Well...the chickens—or more accurately, the moths—are coming home to roost in the Deep South, as if to prove my point. Whether it's because of global climate change or increased resistance to pesticides, or some other factor, the corn earworms are showing up earlier and earlier.

mothThis insect, known to entymologists as helicoverpa zea, is actually the larva of this species of moth, and is also known as the cotton bollworm or the tomato fruitworm, depending on what it's feasting on at any given moment. This little bug is a nasty one; not only will it eat up a large range of crops, it will even eat its brothers and sisters.

The corn earworm has been a problem in the South, particularly the Mississippi Delta region, practically since Europeans showed up and started planting crops almost 300 years ago. Last year (2009) was one of the heaviest infestations of earworms on record—but farmers in the Delta managed to dodge that bullet, as the bug's season was over and done with before the corn started silking. However, Ryan Jackson, an entymologist with the regional office of the USDA, warned that farmers "can’t necessarily count on that happening again in 2010." And of course, before this little demon starts in on the maize, it's already been doing some heavy snacking on cotton and soybeans.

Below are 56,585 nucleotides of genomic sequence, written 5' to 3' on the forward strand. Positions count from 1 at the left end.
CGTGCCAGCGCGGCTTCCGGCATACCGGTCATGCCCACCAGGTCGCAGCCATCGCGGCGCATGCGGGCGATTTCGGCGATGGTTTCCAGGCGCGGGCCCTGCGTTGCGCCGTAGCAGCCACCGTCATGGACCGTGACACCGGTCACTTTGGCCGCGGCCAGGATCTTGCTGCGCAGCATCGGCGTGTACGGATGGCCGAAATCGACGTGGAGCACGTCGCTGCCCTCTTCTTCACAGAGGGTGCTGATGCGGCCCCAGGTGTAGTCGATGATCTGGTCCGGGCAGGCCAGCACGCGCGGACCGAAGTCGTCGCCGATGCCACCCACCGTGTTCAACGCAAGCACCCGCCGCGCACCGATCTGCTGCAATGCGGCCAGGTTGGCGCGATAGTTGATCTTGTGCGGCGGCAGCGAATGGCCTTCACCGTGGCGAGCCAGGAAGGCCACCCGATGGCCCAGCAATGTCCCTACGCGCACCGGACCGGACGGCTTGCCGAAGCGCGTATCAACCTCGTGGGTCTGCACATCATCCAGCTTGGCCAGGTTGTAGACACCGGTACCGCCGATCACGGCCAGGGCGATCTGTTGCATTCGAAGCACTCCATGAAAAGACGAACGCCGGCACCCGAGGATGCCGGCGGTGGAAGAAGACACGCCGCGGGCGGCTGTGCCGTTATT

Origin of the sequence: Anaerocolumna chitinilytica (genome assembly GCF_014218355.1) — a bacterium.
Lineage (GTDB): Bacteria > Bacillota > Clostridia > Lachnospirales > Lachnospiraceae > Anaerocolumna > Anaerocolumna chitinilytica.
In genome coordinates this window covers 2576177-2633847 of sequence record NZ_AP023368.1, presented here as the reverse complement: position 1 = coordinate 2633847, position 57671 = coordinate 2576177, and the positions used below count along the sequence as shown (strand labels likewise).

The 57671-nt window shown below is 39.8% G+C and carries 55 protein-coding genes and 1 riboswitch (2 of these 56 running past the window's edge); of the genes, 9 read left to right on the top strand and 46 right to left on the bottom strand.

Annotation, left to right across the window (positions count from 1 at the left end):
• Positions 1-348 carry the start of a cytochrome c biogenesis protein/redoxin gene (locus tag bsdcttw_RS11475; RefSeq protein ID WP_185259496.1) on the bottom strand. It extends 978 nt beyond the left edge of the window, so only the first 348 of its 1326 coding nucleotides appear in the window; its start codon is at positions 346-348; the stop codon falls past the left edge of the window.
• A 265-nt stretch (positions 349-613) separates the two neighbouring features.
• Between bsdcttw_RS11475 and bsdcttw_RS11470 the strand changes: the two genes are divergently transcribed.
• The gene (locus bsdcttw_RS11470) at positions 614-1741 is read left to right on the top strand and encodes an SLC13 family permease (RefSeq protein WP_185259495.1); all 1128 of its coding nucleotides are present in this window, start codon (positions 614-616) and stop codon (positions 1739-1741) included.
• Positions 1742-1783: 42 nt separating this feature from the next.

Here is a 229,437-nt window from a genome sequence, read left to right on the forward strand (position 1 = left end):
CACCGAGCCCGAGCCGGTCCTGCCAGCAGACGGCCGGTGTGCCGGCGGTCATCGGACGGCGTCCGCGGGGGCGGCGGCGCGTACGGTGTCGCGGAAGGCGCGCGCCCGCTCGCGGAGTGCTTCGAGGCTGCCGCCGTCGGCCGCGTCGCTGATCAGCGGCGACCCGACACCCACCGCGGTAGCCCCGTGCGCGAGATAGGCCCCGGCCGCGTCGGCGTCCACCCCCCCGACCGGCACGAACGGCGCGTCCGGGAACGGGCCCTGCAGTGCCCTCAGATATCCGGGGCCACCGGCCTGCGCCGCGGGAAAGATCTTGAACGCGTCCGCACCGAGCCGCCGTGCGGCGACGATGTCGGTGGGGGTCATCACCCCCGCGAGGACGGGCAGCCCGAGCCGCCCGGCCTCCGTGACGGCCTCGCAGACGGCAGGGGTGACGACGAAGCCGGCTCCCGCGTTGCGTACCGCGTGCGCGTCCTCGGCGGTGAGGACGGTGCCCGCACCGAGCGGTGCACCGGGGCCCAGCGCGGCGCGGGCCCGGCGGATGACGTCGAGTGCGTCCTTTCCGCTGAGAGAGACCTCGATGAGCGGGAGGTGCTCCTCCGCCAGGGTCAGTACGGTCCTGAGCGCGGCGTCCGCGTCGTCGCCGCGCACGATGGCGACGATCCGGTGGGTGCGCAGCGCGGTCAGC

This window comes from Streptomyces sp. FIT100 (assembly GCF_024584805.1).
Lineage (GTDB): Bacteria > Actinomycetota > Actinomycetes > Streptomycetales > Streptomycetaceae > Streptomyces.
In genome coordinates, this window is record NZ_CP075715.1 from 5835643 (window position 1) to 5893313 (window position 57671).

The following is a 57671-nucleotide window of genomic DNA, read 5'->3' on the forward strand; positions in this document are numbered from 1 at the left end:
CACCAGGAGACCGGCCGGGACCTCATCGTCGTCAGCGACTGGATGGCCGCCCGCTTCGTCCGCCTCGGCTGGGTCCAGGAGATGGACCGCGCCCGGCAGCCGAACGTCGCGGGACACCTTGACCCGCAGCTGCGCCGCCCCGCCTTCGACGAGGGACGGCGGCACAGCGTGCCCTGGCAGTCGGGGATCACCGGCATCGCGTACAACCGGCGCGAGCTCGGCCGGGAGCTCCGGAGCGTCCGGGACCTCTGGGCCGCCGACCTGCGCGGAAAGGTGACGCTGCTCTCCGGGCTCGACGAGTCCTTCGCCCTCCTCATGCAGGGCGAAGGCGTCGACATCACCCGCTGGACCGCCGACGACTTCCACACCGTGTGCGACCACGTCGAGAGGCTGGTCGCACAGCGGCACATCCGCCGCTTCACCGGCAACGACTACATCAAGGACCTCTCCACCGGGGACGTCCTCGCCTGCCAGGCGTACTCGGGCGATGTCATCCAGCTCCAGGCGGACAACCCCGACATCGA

Pesticides have long been the first line of defense in the war on the corn earworm, but like so many pestilential creatures, they've adapted; these pesticides have been having less and less of an effect, and besides, they're expensive, difficult to apply—and none too good for the consumer.

bacillusThere are some more environmentally friendly alternatives in the form of natural predators that can be used. One of these is the insidious flower bug; its favorite food is the eggs of the moth. Other "natural" solutions include a bacteria known as bacillus thuringiensis, which lives in soil and produces a toxin that is fatal to insect pests. Unfortunately, because such pests can breed several generations over the course of a single season, the old evolutionary mechanism kicks in and they adapt. There are also some types of roundworms, or nematodes, that live in damp soil and have been used successfully—but these can cause problems of their own.